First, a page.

Topological Functioning Model as a CIM-Business Model

Topological Functioning Model as a CIM-Business Model

Erika Asnina (Riga Technical University, Latvia) and Janis Osis (Riga Technical University, Latvia)
DOI: 10.4018/978-1-61692-874-2.ch003


The first model in Model Driven Architecture (MDA) is a Computation Independent Model (CIM) that specifies domain information. One of issues discussed in this chapter is the meaning of “computation independence”. Another one is formalism of CIMs. And the last issue discussed is a use of a Topological Functioning Model (TMF) for problem domain modeling from a computation independent viewpoint. The TFM is a mathematical model that holistically and formally represents functionality of the problem domain, and does not show any details of the implementation and modeling platform. The TFM contains information from functional, information, and organizational domains of business process modeling. Construction of the TFM from the informal description of the system and guidelines for its decomposition into business processes are discussed and demonstrated by an example.
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When we try to answer questions about the computation independent model asked in Introduction, it is worth to overview academic researches and results in application and understanding of this model.

As mentioned in Introduction, the CIM is a domain model or a business model. The term “business model” and related terms such as “a business fact”, “a business rule” and “a business process” originated from business modeling. According to (Hendryx, 2003a, para. 2), a business model is a precise description of the business in its environment, by the business, in the language of business people, dedicated to business purposes (not necessarily IT). A model can be textual, tabular, graphic or a combination of them. If underpinnings of the business model are formal, then it is possible to handle this model by machine. Moreover, different objectives can require different models, thus it is necessary to determine purposes of construction of business models. The definition in (Hendryx, 2003b, p. 1) extends the previous one with the statement that “A business model provides comprehensive answers to the six basic interrogatives: What? How? Where? Who? When? Why?”.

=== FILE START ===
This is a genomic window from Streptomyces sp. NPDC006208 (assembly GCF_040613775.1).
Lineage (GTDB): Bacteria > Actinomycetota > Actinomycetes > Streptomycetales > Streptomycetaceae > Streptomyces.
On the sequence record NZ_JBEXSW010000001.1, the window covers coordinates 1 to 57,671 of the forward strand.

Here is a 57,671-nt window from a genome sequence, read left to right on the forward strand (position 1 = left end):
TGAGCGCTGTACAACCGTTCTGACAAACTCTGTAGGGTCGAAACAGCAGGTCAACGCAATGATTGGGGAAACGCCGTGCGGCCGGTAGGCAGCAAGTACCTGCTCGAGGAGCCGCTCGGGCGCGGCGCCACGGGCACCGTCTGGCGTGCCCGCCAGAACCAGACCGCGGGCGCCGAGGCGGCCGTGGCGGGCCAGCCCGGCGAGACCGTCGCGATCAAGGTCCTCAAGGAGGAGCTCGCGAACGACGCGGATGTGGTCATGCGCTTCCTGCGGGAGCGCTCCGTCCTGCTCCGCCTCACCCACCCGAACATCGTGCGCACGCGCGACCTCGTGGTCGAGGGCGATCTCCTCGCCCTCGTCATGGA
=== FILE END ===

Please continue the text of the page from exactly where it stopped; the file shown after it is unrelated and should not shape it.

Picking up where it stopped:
Thus, a business model reflects some business knowledge. Usually business knowledge is expressed using words and phrases that business people know and understand, i.e. in other words by using terms. Business facts are constructed using these terms as foundations, and express things that business peoples know about their own businesses. Business rules make a use of facts in order to help in control of business operations and to ensure that business is executed in the way required by business people (Chappel, 2005). Besides that, a business process can be considered as a category of a business model that focuses on transforming input resources to the output in order to add value for people inside and/or outside the business (Hendryx, 2003b). Summarizing, a business model is able to reflect those parts and rules of business that are not related to computerized information systems as well as those ones that are related to computerized information systems.

Hence, the CIM is mainly oriented on the business people. However, a discussion of what is to be modeled in the CIM and how the CIM can be organized is held still. Thus first we need to understand what does it mean “computation” and “computation independent” in the context of system modeling?

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